Easter Sunday. Most stores closed. So I stopped at the convenience store at the Texaco Gas Station near my house to pick-up a few things.
As I walked out, there were bees buzzing around. There were also teenage boys swatting at and then running away from the bees. I took out my camera and attempted to take some photos of a bees, perhaps bumble bees, buzzing around a bush and dipping into the small flowers laden with pollen and nectar–bee magnets.
One of the boys walked over towards me and said, “Can I take a picture?”
I responded: “Do you you mean, take a picture of you?”
He smiled, “Yeah.”
“Sure,” I said, snapping a picture quickly before he was on the move again.
After taking a few more photos of the bees, I walked over to the boy and his friend and asked, “Why are you swatting the bees?” The boy in the photo said, “Because they get on my nerves.” I said, “Well leave them alone and they will will you alone.”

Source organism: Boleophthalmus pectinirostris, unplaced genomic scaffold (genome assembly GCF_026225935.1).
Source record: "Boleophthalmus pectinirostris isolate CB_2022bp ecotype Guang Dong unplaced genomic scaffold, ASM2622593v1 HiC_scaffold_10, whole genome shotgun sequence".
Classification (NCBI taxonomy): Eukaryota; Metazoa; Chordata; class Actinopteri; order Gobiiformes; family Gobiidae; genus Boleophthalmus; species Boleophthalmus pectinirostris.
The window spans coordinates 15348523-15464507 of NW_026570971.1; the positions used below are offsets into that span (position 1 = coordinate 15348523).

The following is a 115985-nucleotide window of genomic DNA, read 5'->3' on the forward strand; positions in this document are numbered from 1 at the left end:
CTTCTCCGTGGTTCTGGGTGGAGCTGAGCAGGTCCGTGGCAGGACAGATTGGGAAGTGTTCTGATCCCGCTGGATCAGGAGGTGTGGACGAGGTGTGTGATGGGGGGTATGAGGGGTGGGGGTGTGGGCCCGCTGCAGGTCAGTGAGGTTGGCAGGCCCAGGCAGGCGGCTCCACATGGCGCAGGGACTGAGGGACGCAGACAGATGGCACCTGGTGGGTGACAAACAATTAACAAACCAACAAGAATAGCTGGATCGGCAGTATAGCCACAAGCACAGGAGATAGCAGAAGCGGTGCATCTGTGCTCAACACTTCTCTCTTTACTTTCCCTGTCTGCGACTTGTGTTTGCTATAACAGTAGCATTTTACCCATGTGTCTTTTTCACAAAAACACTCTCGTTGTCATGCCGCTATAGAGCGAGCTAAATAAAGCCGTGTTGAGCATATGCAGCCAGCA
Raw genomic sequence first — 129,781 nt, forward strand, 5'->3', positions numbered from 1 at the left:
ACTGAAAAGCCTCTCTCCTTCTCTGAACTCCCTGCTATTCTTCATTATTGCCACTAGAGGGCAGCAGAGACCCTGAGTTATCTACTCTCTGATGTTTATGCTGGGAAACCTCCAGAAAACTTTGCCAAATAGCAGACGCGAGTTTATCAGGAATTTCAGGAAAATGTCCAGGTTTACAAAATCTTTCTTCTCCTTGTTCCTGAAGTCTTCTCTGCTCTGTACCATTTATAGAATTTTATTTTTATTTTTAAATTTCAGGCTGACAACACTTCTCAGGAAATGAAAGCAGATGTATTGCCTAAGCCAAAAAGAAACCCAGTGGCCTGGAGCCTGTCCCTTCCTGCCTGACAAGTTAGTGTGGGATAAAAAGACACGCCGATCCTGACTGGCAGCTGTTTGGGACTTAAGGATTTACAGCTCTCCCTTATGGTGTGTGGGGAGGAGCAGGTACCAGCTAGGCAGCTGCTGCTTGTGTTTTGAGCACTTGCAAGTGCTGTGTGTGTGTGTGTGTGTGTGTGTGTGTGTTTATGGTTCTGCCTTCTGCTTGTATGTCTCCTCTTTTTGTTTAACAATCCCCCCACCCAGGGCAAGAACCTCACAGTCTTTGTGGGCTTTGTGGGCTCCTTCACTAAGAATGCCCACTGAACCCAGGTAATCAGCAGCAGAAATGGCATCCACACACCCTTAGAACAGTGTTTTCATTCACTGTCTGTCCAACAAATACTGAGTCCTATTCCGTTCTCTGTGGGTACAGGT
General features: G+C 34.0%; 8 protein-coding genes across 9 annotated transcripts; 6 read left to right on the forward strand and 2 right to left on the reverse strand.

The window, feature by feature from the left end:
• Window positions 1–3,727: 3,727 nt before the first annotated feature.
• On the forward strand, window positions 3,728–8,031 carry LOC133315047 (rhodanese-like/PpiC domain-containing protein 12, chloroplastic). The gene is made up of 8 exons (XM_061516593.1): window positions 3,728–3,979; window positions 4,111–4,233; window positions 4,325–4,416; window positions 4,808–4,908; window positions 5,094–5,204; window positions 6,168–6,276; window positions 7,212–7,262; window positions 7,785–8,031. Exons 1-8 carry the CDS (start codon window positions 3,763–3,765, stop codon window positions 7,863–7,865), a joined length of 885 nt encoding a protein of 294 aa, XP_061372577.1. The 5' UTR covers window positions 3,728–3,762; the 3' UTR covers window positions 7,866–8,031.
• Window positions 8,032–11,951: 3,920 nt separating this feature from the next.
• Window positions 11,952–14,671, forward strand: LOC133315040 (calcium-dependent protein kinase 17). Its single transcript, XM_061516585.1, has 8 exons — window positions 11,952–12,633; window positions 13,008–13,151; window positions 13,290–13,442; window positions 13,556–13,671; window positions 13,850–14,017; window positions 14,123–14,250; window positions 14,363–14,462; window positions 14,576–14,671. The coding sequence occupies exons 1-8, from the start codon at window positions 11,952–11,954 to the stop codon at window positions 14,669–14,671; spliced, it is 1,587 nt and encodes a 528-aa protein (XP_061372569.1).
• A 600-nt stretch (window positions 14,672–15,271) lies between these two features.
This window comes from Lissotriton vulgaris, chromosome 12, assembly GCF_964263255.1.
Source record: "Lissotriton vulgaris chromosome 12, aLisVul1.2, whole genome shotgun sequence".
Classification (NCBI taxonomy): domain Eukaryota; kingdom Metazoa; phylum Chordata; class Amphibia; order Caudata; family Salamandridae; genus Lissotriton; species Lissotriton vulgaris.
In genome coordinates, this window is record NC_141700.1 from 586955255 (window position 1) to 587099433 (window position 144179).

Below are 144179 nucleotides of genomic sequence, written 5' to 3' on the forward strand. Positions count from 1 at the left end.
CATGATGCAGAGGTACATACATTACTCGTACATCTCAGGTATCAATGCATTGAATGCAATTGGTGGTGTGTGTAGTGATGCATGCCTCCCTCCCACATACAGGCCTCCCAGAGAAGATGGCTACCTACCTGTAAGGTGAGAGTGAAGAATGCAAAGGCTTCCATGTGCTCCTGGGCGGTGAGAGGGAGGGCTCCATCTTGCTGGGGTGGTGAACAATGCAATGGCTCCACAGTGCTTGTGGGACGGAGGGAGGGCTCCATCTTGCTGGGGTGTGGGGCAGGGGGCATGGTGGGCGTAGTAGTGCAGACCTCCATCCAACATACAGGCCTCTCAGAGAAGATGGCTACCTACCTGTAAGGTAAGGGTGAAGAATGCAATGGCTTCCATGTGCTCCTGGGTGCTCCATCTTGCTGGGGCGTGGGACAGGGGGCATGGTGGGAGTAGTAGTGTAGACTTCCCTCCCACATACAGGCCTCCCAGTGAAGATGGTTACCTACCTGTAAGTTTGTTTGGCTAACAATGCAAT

When I asked them if they liked nature, they both screwed up their faces and said, “No.” the second boy said, “I like basketball.”
The first boy jumped in and said, “My mother is a vegan and a nature freak. I go to Sweetwater Creek though.”
“Well, I do too,” edging back into the conversation. “What do you like?”
He responded: “I like being outside. The lake.”
“Ah,” I said, “So it wasn’t so bad outdoors. Were there basketball courts?” knowing full well there weren’t.
“Nah,” both boys chimed in.
I waved saying, “Give the outdoors a chance. It’s not so bad. And stop swatting the bees. We need them to spread the pollen to fertilize seeds so more plants can grow.”
They said, “Ok.”
We can find nature and conversations about nature everywhere . . . even at the Texaco.